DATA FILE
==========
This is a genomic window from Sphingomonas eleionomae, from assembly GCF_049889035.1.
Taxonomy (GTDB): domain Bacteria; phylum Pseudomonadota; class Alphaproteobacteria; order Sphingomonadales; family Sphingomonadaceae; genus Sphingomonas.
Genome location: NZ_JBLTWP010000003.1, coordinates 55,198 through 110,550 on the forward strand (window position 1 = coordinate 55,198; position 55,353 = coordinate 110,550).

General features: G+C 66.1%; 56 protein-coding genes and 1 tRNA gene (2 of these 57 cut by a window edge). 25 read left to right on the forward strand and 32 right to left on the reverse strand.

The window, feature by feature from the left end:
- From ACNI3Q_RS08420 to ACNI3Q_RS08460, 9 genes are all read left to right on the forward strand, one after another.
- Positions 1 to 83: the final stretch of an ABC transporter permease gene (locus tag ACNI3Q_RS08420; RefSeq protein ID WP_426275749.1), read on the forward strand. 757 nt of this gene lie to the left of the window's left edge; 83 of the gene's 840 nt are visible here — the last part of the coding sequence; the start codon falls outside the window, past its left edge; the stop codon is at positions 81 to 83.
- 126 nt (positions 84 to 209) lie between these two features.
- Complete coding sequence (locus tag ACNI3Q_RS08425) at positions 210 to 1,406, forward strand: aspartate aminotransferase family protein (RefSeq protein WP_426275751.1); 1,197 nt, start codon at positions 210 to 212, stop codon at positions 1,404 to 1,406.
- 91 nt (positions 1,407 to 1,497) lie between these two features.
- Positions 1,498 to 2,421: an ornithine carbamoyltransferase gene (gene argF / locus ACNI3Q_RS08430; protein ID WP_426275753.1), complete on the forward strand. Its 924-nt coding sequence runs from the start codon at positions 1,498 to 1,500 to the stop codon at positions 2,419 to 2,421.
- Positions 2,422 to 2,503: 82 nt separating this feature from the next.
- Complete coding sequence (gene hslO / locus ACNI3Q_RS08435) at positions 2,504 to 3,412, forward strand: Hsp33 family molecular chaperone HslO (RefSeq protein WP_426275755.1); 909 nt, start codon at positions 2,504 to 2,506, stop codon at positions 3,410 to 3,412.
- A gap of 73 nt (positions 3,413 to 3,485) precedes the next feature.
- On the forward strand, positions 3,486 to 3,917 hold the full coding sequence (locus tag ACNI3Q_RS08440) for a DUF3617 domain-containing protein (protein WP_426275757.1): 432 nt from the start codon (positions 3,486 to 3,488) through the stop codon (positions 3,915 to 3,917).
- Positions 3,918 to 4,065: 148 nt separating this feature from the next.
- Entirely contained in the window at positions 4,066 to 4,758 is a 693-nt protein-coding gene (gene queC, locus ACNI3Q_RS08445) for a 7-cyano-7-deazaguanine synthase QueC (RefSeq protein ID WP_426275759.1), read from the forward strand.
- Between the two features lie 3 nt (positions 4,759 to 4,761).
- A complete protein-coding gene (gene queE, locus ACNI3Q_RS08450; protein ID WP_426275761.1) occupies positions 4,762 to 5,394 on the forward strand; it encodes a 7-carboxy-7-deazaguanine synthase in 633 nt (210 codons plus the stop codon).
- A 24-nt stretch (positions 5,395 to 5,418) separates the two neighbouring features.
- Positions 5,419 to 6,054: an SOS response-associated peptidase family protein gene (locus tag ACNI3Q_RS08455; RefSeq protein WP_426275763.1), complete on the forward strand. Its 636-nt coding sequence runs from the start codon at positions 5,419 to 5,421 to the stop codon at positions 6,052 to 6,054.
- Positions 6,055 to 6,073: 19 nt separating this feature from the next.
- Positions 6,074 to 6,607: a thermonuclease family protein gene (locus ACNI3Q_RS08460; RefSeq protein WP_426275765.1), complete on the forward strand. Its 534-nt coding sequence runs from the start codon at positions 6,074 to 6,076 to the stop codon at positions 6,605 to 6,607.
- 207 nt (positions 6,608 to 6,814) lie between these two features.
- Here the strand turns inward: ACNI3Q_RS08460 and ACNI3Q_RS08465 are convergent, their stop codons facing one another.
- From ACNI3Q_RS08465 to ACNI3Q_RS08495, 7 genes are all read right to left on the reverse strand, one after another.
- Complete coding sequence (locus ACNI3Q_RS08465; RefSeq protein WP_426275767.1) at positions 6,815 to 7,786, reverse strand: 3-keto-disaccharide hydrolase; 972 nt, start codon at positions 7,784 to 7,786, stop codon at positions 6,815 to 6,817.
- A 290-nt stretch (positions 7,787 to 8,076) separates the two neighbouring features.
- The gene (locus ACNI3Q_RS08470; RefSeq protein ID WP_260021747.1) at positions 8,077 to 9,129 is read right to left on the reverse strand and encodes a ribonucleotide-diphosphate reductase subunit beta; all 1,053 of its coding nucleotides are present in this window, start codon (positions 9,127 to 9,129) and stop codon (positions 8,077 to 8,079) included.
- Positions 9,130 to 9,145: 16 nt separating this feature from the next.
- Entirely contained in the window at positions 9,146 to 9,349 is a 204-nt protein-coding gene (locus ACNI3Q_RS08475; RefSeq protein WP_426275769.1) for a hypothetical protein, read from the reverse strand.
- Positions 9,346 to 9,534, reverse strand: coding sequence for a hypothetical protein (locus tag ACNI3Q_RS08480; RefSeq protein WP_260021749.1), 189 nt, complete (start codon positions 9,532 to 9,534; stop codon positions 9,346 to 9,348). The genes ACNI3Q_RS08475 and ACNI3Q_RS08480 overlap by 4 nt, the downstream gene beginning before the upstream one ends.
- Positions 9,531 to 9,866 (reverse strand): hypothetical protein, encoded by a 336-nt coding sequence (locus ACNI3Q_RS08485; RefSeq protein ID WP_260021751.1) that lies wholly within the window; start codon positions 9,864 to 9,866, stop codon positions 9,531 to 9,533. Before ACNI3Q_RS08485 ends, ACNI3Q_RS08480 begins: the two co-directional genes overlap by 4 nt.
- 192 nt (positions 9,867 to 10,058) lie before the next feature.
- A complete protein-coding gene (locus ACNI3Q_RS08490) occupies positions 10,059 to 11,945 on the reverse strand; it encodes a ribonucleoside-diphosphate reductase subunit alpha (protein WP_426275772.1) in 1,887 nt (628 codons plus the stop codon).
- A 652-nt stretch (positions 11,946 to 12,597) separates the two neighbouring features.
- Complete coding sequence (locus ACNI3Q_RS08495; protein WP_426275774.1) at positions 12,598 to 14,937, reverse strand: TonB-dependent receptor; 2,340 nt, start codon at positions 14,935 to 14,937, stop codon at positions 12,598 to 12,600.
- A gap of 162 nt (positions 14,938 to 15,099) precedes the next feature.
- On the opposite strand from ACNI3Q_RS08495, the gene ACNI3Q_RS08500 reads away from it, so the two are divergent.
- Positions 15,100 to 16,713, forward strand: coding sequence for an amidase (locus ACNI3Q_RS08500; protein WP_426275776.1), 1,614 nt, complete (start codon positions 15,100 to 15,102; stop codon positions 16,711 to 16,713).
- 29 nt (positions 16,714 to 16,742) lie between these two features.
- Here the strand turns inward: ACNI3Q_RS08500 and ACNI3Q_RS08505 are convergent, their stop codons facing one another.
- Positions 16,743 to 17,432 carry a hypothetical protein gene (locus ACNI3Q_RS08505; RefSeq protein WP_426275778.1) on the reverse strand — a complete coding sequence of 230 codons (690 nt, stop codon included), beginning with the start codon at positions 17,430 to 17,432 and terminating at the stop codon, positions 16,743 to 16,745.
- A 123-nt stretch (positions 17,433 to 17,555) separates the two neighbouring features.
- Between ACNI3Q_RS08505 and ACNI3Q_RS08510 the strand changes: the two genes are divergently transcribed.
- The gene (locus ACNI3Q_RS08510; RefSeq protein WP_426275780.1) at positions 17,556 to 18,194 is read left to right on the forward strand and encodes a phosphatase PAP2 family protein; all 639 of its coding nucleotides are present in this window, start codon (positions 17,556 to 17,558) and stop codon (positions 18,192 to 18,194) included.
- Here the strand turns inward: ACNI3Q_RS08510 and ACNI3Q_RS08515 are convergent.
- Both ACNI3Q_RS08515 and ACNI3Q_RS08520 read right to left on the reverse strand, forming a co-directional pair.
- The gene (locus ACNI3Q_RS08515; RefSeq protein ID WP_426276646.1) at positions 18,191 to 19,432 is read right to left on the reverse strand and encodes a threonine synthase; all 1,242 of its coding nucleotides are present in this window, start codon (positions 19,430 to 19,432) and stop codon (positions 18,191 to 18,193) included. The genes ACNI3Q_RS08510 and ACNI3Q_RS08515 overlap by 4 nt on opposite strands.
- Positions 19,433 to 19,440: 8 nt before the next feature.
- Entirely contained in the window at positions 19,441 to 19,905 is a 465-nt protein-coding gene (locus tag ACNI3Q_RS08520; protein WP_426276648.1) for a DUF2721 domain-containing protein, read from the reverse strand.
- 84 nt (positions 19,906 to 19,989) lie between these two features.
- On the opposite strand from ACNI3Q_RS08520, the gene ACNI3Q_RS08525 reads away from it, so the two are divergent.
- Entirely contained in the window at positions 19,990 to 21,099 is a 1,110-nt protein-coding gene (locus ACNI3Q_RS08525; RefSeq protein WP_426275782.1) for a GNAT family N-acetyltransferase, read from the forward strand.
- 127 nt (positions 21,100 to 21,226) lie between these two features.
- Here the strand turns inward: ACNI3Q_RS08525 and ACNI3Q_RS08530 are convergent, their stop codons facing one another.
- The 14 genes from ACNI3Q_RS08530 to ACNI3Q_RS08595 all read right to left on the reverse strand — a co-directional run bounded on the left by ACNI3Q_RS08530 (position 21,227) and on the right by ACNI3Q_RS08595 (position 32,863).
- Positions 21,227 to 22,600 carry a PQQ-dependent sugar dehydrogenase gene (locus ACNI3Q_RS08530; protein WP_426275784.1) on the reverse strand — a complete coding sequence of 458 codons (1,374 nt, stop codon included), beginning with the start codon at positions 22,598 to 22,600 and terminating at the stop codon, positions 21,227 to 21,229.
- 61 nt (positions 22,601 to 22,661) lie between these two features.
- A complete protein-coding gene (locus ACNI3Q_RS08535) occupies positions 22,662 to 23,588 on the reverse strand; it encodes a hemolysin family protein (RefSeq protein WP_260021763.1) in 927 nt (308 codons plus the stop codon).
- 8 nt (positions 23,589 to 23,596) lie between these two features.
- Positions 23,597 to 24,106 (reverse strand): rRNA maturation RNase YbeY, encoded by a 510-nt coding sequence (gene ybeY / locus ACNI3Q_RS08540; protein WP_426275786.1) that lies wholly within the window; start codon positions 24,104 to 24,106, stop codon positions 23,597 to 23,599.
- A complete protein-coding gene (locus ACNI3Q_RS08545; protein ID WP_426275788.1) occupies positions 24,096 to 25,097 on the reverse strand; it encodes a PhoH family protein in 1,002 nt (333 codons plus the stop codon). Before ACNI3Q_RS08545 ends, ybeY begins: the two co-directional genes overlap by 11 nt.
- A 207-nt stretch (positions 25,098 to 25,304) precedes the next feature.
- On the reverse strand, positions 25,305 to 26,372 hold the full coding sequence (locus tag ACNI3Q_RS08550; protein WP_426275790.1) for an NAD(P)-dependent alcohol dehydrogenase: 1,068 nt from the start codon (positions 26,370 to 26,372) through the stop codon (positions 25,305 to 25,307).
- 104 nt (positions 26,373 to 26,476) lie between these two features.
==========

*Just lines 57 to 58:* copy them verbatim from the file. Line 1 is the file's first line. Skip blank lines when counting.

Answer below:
- The 14 genes from ACNI3Q_RS08530 to ACNI3Q_RS08595 all read right to left on the reverse strand — a co-directional run bounded on the left by ACNI3Q_RS08530 (position 21,227) and on the right by ACNI3Q_RS08595 (position 32,863).
- Positions 21,227 to 22,600 carry a PQQ-dependent sugar dehydrogenase gene (locus ACNI3Q_RS08530; protein WP_426275784.1) on the reverse strand — a complete coding sequence of 458 codons (1,374 nt, stop codon included), beginning with the start codon at positions 22,598 to 22,600 and terminating at the stop codon, positions 21,227 to 21,229.